Look around at the start of your next road race: you’ll see runners performing all sorts of odd-looking drills, skipping, hopping and shuffling down the street before the race begins. What’s the point? Borrowed from the training routines of Olympic athletes, these form drills serve a variety of purposes, ranging from warming up and increasing range of motion to fine-tuning motor patterns that will help you run faster and more efficiently.
“The more efficient a runner is, the lower the physiological stress will be,” says Wynn Gmitroski, the lead coach at the National Athletics Centre in Victoria. The result: “more in the tank at a given workload, and for the finish of the race.” Form drills help achieve this by improving the “skill” of running, breaking your stride down into its component parts – picking the feet up off the ground quickly, driving the knee upward, snapping your leg back – and helping you become more efficient at each part.
For Dylan Wykes, a Vancouver-based runner who has the second fastest marathon in Canadian history, the drills help to remind him of the “little things” that distinguish an efficient stride from a sloppy one. “I think the strength and flexibility gained from these drills helps me with my form,” he says, “especially in the latter stages of longer races when form typically starts to deteriorate.”
When and How
Try the drills as part of a dynamic warm-up, following 10 to 20 minutes of easy jogging and some dynamic stretching. The idea isn’t to perform them to exhaustion; instead, do them while you’re still fresh enough to focus on executing them correctly. “You’re better off not doing the drill than doing it wrong,” says Gary Reed, the retired national record holder over 800m. Focus on quality, not quantity, he advises.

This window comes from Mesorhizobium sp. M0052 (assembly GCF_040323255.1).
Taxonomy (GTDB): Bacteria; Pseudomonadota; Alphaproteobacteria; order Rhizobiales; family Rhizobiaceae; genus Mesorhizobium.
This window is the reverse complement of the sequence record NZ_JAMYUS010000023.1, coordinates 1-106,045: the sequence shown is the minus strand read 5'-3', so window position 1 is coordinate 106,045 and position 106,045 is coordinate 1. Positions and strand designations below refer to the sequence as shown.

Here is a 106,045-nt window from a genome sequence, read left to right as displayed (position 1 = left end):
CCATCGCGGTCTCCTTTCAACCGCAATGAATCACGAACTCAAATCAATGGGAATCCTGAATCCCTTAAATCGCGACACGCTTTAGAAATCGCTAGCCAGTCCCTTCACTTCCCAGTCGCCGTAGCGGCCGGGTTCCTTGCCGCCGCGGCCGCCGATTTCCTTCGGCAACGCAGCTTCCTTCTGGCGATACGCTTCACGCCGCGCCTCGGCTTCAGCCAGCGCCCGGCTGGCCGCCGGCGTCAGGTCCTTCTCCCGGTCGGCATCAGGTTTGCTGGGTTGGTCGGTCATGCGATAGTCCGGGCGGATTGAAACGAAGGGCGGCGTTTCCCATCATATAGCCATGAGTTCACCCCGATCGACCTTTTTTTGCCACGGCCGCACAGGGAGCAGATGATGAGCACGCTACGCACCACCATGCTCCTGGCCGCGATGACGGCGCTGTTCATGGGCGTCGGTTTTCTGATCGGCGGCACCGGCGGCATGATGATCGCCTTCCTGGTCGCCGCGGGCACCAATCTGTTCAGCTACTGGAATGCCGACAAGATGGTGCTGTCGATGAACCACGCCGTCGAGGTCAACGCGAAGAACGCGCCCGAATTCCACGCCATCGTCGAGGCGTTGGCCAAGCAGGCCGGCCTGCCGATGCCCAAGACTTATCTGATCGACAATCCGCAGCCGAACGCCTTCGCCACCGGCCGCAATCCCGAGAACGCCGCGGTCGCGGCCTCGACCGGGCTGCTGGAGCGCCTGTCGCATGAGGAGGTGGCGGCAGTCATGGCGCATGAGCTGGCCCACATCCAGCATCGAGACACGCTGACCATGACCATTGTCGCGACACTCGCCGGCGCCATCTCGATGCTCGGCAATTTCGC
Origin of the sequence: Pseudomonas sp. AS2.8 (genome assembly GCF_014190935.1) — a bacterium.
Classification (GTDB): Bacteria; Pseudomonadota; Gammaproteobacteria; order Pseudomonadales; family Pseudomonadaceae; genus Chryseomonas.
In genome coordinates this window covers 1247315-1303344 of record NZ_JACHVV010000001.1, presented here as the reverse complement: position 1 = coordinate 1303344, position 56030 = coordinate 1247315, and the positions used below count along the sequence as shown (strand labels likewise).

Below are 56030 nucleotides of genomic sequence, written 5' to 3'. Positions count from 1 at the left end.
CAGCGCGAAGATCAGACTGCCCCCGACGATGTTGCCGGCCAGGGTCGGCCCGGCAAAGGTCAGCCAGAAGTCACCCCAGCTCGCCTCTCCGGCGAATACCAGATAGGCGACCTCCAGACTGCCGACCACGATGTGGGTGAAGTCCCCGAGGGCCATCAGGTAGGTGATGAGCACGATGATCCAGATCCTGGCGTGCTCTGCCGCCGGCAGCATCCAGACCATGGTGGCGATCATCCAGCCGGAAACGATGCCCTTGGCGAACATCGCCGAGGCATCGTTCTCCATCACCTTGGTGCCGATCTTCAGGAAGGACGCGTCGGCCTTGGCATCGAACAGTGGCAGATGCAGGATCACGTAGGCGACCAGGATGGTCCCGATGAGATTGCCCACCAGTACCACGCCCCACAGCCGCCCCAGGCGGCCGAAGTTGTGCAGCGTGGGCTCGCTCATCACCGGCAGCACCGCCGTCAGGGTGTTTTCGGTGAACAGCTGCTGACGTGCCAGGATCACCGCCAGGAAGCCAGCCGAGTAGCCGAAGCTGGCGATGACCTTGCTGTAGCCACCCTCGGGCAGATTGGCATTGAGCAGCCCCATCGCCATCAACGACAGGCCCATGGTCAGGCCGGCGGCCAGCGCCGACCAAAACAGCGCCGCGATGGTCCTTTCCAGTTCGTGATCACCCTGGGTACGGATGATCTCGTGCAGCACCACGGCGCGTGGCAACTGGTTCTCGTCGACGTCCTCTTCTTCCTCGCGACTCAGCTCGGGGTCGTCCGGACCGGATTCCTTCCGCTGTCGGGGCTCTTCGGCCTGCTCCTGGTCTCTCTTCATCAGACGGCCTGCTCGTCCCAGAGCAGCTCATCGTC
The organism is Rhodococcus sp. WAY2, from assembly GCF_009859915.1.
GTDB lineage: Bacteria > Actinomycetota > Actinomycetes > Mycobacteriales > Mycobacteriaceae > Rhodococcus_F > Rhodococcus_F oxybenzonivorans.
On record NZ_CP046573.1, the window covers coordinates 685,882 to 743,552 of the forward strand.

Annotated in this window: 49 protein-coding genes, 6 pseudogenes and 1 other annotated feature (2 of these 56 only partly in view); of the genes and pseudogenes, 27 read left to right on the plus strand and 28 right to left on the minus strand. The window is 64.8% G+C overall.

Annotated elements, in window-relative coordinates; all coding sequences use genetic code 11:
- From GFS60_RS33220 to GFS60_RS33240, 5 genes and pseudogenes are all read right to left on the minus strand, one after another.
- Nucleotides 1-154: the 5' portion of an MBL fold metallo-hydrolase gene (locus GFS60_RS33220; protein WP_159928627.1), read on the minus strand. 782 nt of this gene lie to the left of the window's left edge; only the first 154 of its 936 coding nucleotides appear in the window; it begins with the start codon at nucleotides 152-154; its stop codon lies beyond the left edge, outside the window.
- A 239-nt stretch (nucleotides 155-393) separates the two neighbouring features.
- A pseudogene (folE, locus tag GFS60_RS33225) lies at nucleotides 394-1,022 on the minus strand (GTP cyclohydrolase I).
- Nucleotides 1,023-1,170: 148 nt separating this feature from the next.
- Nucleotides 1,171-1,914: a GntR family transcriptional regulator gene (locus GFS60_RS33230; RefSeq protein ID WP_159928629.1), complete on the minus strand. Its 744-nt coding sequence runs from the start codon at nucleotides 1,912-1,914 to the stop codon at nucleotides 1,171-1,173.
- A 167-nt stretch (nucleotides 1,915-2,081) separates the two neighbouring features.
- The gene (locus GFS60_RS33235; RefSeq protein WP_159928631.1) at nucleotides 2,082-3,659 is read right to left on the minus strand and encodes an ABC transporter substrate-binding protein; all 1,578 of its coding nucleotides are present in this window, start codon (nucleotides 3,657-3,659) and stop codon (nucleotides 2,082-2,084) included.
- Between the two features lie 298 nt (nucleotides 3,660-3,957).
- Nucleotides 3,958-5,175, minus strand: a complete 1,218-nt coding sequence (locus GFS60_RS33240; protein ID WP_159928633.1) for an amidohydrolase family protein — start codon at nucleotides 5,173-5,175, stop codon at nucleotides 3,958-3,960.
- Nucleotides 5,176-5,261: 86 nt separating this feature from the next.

You can also vary how much and how often you do them throughout the year. Gmitroski’s athletes insert the drills into their warm-up routine two to five times a week; more frequently when they’re training to build strength and power, and less frequently as they approach races. Dave Scott-Thomas, the head coach of the University of Guelph and the Speed River Track and Field Club, uses them after workouts to build strength during the fall cross-country season. In the spring, on the other hand, his athletes use them as part of their warm-up before fast track workouts.
There’s an endless variety of drills that you can try, including marching drills, jogging drills, skipping drills, hurdle drills, and so on. Start with the four basic ones suggested here; do each one for 10 to 25 metres at a time.
Four Warm-Up Drills
1. Ankling (fast feet)
The goal is to pick your feet up off the ground quickly, while keeping your ankle “dorsiflexed” (a 90-degree angle at the ankle joint). Take small steps and land only on the balls of your feet, pumping your arms and bending your knees only slightly. Start by “ankling” on the spot, then begin traversing forward slowly once you get the hang of it.
2. A-march and A-skip (high knees)
This drill involves driving your knees upward, so that your hip joint is bent past 90 degrees. Like the ankling drill, swing your arms so that your right arm is forward when your left knee is up, and vice versa. Once you’re comfortable with the high-knee march, add a skip between each step. Keep a slight forward lean and a dorsiflexed ankle.
3. B-skip (the paw-back)
The B-skip is the trickiest to learn. It begins like the A-skip, but at the point when your knee is highest, extend your knee so that your leg is pointing almost straight forward, and then snap your leg back down toward the ground. This powerful hip snap is referred to as the “paw-back,” and it teaches the runner to contact the ground not on the heel but on the forefoot slightly in front of the body.
4. C-march and C-skip (butt kicks)
The C-march looks a bit like the opposite of the A-march. Instead of driving your knee upward, keep it pointing down and snap your heel back and up toward your butt. The goal here is make the recovery phase of your running gait more efficient: it takes less energy to swing your leg forward if the heel is high, shortening the length of the leg’s “lever.”
Jon-Erik Kawamoto, is a Strength and Conditioning Specialist and regular contributor to Canadian Running. You can visit his webpage at www.strongerrunner.com